Appletons' Cyclopædia of American Biography/Forney, John Weiss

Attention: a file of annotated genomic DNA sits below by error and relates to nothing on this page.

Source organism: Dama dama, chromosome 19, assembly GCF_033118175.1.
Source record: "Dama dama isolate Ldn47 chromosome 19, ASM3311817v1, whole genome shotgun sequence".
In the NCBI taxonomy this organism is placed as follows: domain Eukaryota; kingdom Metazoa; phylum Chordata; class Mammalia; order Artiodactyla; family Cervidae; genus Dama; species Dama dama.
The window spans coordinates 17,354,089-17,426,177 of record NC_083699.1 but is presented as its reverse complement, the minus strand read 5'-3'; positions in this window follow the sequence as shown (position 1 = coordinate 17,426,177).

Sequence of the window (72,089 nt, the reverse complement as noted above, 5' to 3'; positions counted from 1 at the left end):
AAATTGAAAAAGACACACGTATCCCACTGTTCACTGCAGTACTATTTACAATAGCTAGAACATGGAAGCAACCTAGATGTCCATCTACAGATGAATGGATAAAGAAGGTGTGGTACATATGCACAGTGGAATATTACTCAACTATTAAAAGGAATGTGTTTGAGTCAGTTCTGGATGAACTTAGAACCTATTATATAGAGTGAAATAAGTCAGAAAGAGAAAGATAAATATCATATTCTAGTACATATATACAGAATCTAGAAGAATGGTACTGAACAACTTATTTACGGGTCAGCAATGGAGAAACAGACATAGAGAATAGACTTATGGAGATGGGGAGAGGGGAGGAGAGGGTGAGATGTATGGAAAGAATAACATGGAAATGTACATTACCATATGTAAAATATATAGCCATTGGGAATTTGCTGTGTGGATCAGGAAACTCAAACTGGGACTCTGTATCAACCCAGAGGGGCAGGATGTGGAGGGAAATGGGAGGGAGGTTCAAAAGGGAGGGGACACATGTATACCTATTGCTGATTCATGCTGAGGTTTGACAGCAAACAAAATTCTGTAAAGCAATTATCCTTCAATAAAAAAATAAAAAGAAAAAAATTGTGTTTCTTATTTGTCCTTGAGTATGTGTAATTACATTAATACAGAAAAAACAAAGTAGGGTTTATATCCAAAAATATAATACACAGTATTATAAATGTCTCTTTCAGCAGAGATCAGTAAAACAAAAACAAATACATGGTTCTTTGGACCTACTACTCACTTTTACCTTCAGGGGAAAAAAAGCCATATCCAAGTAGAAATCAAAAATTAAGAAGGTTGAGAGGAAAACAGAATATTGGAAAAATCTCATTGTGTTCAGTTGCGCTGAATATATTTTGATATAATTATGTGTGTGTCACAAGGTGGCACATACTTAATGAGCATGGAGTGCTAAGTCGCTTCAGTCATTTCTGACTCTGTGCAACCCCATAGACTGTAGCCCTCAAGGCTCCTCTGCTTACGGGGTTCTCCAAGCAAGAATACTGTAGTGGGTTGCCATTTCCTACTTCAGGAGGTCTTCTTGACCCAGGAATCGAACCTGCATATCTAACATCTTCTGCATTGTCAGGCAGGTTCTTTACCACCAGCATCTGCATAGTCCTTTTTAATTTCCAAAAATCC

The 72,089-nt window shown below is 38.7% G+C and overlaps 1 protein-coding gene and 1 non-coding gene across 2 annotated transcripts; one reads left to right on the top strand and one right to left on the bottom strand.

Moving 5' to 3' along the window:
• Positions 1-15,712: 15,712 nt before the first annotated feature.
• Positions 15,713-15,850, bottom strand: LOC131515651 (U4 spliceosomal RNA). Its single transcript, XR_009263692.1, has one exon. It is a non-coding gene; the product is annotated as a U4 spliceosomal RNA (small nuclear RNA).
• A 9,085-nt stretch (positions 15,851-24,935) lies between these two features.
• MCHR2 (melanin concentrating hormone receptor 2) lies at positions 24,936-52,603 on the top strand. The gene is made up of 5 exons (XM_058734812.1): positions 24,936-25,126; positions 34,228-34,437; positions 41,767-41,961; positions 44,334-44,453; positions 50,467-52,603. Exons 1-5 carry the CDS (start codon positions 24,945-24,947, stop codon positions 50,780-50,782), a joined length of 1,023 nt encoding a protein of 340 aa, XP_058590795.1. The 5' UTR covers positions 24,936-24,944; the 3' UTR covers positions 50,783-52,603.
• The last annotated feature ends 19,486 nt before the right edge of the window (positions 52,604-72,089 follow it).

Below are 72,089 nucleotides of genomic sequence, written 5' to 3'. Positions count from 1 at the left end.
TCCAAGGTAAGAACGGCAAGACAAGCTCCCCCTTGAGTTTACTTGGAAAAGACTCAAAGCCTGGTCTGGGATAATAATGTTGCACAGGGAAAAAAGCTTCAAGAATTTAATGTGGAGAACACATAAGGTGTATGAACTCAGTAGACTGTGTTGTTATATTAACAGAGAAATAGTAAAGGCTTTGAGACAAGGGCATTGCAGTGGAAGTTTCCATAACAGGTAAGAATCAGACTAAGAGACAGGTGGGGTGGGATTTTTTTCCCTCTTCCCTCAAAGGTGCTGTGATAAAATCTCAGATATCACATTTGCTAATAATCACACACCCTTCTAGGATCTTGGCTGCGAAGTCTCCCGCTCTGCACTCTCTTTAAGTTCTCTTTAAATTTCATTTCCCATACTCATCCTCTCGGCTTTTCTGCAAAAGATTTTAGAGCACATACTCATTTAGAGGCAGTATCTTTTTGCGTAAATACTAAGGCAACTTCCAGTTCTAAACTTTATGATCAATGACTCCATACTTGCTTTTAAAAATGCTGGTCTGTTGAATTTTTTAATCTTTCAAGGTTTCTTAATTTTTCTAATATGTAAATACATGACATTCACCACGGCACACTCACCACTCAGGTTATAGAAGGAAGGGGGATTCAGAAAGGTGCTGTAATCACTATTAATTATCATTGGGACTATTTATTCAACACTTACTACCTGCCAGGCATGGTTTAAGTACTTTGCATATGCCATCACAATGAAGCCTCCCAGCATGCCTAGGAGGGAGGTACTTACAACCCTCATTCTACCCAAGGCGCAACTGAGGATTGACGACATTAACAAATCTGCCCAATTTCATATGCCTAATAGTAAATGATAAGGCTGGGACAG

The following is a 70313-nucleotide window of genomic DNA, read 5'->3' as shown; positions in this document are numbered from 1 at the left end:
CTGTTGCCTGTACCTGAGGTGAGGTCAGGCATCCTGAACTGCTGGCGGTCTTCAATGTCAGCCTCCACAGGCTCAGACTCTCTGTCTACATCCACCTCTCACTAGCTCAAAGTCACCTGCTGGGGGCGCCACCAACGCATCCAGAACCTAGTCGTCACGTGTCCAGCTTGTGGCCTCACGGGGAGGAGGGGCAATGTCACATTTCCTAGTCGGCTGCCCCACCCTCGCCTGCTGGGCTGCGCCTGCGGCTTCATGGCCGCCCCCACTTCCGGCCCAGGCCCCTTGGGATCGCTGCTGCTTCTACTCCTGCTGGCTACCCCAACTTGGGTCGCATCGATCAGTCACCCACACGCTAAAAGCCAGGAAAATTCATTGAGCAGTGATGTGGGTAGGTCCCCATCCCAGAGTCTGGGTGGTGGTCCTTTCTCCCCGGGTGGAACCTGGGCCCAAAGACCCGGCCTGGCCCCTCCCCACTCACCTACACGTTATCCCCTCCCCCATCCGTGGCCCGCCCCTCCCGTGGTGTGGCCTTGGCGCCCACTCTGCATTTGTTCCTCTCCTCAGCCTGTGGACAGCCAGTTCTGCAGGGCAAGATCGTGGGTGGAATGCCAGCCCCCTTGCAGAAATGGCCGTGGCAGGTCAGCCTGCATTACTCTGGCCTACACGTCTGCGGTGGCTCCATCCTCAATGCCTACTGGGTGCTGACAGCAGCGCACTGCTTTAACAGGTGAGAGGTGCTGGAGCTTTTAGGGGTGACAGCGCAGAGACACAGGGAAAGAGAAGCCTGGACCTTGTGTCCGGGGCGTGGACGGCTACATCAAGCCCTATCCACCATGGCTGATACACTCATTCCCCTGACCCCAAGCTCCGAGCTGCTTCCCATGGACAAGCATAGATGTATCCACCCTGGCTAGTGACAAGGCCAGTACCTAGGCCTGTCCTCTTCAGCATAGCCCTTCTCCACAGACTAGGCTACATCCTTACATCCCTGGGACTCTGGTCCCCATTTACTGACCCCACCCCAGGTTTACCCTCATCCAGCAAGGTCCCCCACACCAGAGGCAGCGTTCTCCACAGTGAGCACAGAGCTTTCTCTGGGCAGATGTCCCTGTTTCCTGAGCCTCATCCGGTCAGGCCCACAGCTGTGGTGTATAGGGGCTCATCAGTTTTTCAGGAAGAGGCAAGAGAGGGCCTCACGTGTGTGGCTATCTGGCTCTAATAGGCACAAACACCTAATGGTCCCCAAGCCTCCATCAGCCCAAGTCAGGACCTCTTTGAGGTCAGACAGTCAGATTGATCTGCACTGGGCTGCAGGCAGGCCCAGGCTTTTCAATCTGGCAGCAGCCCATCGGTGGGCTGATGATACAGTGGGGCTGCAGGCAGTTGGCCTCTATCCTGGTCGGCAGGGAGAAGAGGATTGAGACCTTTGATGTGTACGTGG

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FORNEY, John Weiss, journalist, b. in Lancaster, Pa., 30 Sept., 1817; d. in Philadelphia, 9 Dec., 1881. He began life as a shop-boy in a village store, but, being ambitious, gave up the work and at the age of sixteen entered the printing-office of the Lancaster, Pa., “Journal.” In his twentieth year he purchased the Lancaster “Intelligencer,” a strongly Democratic journal, and in 1840 he published the paper in whose office he had entered as apprentice seven years before, in connection with his previous purchase, under the name of the “Intelligencer and Journal.” His journal attained a wide reputation, and in 1845 President Polk appointed him deputy surveyor of the port of Philadelphia. He then disposed of his paper, bought a half share in the “Pennsylvania,” one of the most decided of the Democratic journals in the state, and conducted it editorially until 1851. In that year he was chosen clerk of the house of representatives and re-elected two years later, serving until 1855. During this term of office he continued to write for the “Pennsylvania,” and edited the Washington “Union,” the foremost Democratic paper at the capital. While clerk of the house of representatives it became Mr. Forney's duty to preside during the protracted struggle for the speakership in 1855, which resulted in the election of Nathaniel P. Banks, when, by his tact as presiding officer, he won the applause of all parties. In 1856 he returned to Pennsylvania and was chosen chairman of the Democratic state committee. In January, 1857, he was the Democratic candidate for U. S. senator, but was defeated by Simon Cameron. In August, 1857, he began the publication of the “Press,” an independent Democratic journal in Philadelphia. Having exhausted his fund in the political campaign, he purchased the type on credit, and the paper was printed for months in the office of the “Sunday Dispatch.” The “Press” ardently espoused the opinions of Stephen A. Douglas, and supported Buchanan's administration up to the adoption of the Lecompton constitution, and the effort to secure the admission of Kansas into the Union under it. Mr. Forney resolutely opposed that measure, and his action caused a disruption of the friendly relations which had previously existed between the president and himself. Few men in the country contributed more than Mr. Forney to strengthen the Republican party, and to prepare it for the contest of 1860. In December, 1859, he was again elected clerk of the house of representatives, and soon afterward started in Washington the. “Sunday Morning Chronicle,” which was afterward, in October, 1862, converted into a daily. He was elected secretary of the U. S. senate in 1861, and for six years was one of the most influential supporters of the administration. On the death of Mr. Lincoln, Mr. Forney supported Andrew Johnson for a short time, but afterward became one of the foremost in the struggle which resulted in the president's impeachment. He sold the “Chronicle” in 1870, and in March, 1871, became collector of the port of Philadelphia. He held the office but one year, but during that time perfected the system of direct transportation of imports in bond without appraisement and examination at the port of original entry. When the Centennial exhibition was proposed, he was one of its most active promoters, and went to Europe in its interests in 1875. On his return he sold his interest in the “Press,” and in 1879 established “The Progress,” a weekly paper, in Philadelphia. In 1880 he supported Winfield S. Hancock for the presidency. He was the author of “Letters from Europe” (Philadelphia, 1869); “What I saw in Texas” (1872); “Anecdotes of Public Men” (2 vols., New York, 1873); “A Centennial Commissioner in Europe” (Philadelphia, 1876); “Forty Years of American Journalism” (1877); and “The New Nobility” (New York, 1882).